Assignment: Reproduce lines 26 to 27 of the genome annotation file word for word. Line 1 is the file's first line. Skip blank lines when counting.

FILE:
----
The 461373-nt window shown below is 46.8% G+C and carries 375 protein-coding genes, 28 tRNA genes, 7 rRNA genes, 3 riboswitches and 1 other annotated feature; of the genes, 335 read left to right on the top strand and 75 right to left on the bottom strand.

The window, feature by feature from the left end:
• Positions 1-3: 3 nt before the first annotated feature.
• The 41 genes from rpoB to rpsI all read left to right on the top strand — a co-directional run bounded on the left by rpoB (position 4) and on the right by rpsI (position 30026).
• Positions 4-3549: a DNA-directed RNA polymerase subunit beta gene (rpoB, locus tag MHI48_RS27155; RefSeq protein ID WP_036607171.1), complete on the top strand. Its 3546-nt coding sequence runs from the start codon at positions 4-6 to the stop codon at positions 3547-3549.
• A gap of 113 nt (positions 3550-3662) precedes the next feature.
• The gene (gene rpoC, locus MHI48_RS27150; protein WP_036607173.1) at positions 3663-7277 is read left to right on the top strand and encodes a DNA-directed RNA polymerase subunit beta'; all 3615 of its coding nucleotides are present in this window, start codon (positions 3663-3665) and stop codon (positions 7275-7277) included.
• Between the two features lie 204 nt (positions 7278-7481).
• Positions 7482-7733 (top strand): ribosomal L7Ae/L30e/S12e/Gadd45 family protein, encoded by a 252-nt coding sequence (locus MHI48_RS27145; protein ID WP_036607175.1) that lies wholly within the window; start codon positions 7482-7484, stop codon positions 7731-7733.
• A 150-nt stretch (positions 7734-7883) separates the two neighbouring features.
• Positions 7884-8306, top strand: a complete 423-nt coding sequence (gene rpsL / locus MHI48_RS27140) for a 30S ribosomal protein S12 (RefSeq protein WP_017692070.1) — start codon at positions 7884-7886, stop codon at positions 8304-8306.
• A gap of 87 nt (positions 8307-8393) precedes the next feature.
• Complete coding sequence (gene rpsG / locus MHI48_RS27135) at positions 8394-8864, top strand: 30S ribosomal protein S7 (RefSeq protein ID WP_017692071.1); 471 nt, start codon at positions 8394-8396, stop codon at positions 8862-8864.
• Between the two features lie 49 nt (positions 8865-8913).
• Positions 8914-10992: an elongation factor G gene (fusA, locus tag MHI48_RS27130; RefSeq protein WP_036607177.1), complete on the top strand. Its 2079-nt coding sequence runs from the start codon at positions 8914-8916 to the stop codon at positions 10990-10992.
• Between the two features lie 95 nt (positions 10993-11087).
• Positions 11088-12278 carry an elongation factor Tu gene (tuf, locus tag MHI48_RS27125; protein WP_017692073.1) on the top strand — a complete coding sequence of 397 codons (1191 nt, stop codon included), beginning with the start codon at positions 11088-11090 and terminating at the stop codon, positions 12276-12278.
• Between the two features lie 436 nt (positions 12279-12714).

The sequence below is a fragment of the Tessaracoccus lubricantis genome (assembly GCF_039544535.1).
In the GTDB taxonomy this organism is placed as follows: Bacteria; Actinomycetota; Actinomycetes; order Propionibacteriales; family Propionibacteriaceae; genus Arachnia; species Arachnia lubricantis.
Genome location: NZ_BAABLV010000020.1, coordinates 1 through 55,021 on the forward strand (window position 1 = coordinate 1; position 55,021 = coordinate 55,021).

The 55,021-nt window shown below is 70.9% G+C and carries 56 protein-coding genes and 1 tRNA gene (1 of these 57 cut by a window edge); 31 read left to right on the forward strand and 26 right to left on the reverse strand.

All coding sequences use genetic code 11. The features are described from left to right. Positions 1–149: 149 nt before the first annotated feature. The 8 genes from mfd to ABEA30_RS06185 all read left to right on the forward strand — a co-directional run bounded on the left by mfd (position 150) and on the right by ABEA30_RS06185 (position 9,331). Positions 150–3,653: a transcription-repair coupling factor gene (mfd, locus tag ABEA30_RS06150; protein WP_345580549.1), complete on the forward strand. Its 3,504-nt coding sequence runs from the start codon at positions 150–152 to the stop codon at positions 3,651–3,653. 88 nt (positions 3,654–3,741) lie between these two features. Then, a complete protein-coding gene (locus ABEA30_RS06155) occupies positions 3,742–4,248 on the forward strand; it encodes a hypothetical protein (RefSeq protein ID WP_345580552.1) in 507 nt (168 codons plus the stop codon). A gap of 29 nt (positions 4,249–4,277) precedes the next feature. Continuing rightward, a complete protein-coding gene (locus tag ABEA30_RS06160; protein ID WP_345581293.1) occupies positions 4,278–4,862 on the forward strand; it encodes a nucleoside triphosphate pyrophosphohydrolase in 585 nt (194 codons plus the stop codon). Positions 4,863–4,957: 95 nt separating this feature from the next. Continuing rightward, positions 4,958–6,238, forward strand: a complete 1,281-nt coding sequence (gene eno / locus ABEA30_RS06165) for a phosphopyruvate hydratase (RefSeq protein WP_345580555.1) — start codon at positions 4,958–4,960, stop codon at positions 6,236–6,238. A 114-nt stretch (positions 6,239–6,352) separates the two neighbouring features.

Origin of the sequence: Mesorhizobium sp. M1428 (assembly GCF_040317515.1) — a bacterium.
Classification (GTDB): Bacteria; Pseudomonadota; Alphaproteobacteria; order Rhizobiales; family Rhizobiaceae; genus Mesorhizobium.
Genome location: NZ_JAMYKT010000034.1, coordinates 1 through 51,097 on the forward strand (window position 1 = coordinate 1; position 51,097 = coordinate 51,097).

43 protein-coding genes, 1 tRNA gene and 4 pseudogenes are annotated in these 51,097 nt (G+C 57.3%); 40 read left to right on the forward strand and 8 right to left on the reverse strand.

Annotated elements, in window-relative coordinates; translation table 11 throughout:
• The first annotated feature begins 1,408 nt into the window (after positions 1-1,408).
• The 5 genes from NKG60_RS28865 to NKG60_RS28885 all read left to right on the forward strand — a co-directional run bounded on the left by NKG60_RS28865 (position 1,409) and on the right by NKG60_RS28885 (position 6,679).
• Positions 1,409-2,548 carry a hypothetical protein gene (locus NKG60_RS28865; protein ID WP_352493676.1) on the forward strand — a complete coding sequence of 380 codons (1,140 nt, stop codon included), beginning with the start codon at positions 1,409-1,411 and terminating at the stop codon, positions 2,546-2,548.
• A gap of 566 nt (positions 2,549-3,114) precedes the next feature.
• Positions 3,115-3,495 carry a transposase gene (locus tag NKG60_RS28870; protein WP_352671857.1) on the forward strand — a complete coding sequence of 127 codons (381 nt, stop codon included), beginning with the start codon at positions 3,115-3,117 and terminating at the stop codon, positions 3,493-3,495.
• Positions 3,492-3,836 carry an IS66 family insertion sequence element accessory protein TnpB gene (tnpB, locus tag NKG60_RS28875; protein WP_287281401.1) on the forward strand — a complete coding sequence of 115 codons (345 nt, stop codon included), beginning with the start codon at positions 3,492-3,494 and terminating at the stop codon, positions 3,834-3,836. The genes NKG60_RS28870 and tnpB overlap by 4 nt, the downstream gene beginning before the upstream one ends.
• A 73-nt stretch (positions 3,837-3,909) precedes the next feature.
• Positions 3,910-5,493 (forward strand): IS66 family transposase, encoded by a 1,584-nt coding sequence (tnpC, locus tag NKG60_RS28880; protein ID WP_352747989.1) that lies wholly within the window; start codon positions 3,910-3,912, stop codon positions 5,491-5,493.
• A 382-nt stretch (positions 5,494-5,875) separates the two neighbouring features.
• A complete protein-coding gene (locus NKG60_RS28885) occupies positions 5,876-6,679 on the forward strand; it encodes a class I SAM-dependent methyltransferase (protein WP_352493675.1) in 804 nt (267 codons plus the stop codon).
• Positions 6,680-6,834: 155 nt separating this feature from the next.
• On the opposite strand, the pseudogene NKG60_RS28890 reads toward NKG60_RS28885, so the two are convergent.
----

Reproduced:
Genome location: NZ_JAMYKT010000034.1, coordinates 1 through 51,097 on the forward strand (window position 1 = coordinate 1; position 51,097 = coordinate 51,097).

43 protein-coding genes, 1 tRNA gene and 4 pseudogenes are annotated in these 51,097 nt (G+C 57.3%); 40 read left to right on the forward strand and 8 right to left on the reverse strand.